The pinnacle of his asbestos work was Cimino v. Raymark Industries, a 2600 plaintiff class action tried in Beaumont, Texas in front of U.S. District Judges Robert Parker, Joe J. Fisher, and Richard Schell. The case resulted in a 1 billion dollar judgment and was a landmark effort in the handling of mass torts in Federal Court. Half a country away, the Los Angeles Times would label Umphrey, the King of Asbestos litigation.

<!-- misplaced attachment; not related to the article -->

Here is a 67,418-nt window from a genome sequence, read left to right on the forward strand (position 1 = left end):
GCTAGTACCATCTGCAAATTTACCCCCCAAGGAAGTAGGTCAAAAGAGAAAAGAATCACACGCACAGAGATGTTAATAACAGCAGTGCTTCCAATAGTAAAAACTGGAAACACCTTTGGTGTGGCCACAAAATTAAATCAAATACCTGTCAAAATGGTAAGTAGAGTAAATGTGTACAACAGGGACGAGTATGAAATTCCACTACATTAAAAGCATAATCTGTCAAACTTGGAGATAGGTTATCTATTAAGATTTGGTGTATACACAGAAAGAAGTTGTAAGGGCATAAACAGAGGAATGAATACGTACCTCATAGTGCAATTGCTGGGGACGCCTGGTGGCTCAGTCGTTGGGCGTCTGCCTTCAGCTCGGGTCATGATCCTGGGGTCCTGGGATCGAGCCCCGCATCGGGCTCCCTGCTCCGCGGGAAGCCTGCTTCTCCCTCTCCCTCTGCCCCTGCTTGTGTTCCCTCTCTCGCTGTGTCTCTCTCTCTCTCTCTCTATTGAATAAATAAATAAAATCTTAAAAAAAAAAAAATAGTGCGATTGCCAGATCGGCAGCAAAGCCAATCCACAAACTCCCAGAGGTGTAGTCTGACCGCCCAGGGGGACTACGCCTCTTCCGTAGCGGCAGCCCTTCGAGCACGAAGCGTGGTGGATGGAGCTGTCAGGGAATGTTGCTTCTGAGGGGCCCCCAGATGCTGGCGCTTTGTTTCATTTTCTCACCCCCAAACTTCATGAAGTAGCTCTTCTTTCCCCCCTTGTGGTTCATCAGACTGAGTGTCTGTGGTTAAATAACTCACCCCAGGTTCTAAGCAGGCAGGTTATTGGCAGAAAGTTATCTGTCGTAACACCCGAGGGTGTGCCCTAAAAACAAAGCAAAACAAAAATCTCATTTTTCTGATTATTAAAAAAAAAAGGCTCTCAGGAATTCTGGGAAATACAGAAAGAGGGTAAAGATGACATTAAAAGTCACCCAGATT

If ever there was a man’s man, it is Walter Umphrey. Standing a sturdy six foot two, Umphrey resembles Lee Marvin with a full head of silver hair. Umphrey started out like so many lawyers in the Jefferson County, Texas District Attorney’s office where he never lost a trial. All agree that his strongest character trait is self-confidence. That and a disarming presence. Not one to suffer fools, Umphrey always preferred being around powerful people and it helped if you had an athletic or outdoors background. As with any analysis of powerful and successful people, there are layers of contradictions and inconsistencies that leave some mystified at how greatness was achieved, but with Umphrey, it boiled down to determination and a healthy dose of intimidation.